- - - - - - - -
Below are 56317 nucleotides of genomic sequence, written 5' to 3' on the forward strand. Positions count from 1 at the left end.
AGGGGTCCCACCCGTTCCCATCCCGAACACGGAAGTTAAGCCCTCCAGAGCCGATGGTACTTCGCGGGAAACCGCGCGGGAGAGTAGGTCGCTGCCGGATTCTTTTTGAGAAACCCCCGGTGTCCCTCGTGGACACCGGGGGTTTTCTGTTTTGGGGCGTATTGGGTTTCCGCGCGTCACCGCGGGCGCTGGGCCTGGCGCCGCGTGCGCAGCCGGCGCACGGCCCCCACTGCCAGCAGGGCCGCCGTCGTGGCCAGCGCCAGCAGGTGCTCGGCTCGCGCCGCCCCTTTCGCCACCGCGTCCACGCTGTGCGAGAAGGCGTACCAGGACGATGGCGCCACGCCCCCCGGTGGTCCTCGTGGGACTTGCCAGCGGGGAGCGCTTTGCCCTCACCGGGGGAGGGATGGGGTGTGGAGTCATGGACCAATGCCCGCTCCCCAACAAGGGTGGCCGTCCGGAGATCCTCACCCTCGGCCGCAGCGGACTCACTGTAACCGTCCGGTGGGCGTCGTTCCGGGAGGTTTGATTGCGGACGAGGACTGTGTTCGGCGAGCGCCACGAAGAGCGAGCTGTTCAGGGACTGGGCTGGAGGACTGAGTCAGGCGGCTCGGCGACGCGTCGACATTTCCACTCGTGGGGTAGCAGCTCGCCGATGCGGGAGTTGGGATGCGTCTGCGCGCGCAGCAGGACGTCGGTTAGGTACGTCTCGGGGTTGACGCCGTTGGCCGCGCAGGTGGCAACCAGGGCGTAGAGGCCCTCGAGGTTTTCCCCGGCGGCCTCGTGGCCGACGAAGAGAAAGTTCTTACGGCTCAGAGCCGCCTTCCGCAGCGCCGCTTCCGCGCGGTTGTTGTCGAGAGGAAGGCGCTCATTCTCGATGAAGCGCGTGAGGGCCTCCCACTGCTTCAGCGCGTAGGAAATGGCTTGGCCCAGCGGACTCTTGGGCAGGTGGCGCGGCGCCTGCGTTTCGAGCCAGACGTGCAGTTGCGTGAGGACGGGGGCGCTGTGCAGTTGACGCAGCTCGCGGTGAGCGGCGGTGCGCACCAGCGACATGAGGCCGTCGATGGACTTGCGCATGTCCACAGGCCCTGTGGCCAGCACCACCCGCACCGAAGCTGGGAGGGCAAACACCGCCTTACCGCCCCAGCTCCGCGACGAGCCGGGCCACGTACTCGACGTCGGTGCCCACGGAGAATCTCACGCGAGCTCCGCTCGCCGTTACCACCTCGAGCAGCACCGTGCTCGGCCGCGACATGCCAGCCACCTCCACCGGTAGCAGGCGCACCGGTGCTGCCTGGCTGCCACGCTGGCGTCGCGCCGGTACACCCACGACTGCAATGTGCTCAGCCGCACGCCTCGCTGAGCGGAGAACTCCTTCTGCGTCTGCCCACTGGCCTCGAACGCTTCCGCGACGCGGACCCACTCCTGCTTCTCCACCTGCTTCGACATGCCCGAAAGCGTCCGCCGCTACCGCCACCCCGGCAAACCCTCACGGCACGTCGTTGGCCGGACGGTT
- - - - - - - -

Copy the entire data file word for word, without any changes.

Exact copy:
Below are 56317 nucleotides of genomic sequence, written 5' to 3' on the forward strand. Positions count from 1 at the left end.
AGGGGTCCCACCCGTTCCCATCCCGAACACGGAAGTTAAGCCCTCCAGAGCCGATGGTACTTCGCGGGAAACCGCGCGGGAGAGTAGGTCGCTGCCGGATTCTTTTTGAGAAACCCCCGGTGTCCCTCGTGGACACCGGGGGTTTTCTGTTTTGGGGCGTATTGGGTTTCCGCGCGTCACCGCGGGCGCTGGGCCTGGCGCCGCGTGCGCAGCCGGCGCACGGCCCCCACTGCCAGCAGGGCCGCCGTCGTGGCCAGCGCCAGCAGGTGCTCGGCTCGCGCCGCCCCTTTCGCCACCGCGTCCACGCTGTGCGAGAAGGCGTACCAGGACGATGGCGCCACGCCCCCCGGTGGTCCTCGTGGGACTTGCCAGCGGGGAGCGCTTTGCCCTCACCGGGGGAGGGATGGGGTGTGGAGTCATGGACCAATGCCCGCTCCCCAACAAGGGTGGCCGTCCGGAGATCCTCACCCTCGGCCGCAGCGGACTCACTGTAACCGTCCGGTGGGCGTCGTTCCGGGAGGTTTGATTGCGGACGAGGACTGTGTTCGGCGAGCGCCACGAAGAGCGAGCTGTTCAGGGACTGGGCTGGAGGACTGAGTCAGGCGGCTCGGCGACGCGTCGACATTTCCACTCGTGGGGTAGCAGCTCGCCGATGCGGGAGTTGGGATGCGTCTGCGCGCGCAGCAGGACGTCGGTTAGGTACGTCTCGGGGTTGACGCCGTTGGCCGCGCAGGTGGCAACCAGGGCGTAGAGGCCCTCGAGGTTTTCCCCGGCGGCCTCGTGGCCGACGAAGAGAAAGTTCTTACGGCTCAGAGCCGCCTTCCGCAGCGCCGCTTCCGCGCGGTTGTTGTCGAGAGGAAGGCGCTCATTCTCGATGAAGCGCGTGAGGGCCTCCCACTGCTTCAGCGCGTAGGAAATGGCTTGGCCCAGCGGACTCTTGGGCAGGTGGCGCGGCGCCTGCGTTTCGAGCCAGACGTGCAGTTGCGTGAGGACGGGGGCGCTGTGCAGTTGACGCAGCTCGCGGTGAGCGGCGGTGCGCACCAGCGACATGAGGCCGTCGATGGACTTGCGCATGTCCACAGGCCCTGTGGCCAGCACCACCCGCACCGAAGCTGGGAGGGCAAACACCGCCTTACCGCCCCAGCTCCGCGACGAGCCGGGCCACGTACTCGACGTCGGTGCCCACGGAGAATCTCACGCGAGCTCCGCTCGCCGTTACCACCTCGAGCAGCACCGTGCTCGGCCGCGACATGCCAGCCACCTCCACCGGTAGCAGGCGCACCGGTGCTGCCTGGCTGCCACGCTGGCGTCGCGCCGGTACACCCACGACTGCAATGTGCTCAGCCGCACGCCTCGCTGAGCGGAGAACTCCTTCTGCGTCTGCCCACTGGCCTCGAACGCTTCCGCGACGCGGACCCACTCCTGCTTCTCCACCTGCTTCGACATGCCCGAAAGCGTCCGCCGCTACCGCCACCCCGGCAAACCCTCACGGCACGTCGTTGGCCGGACGGTT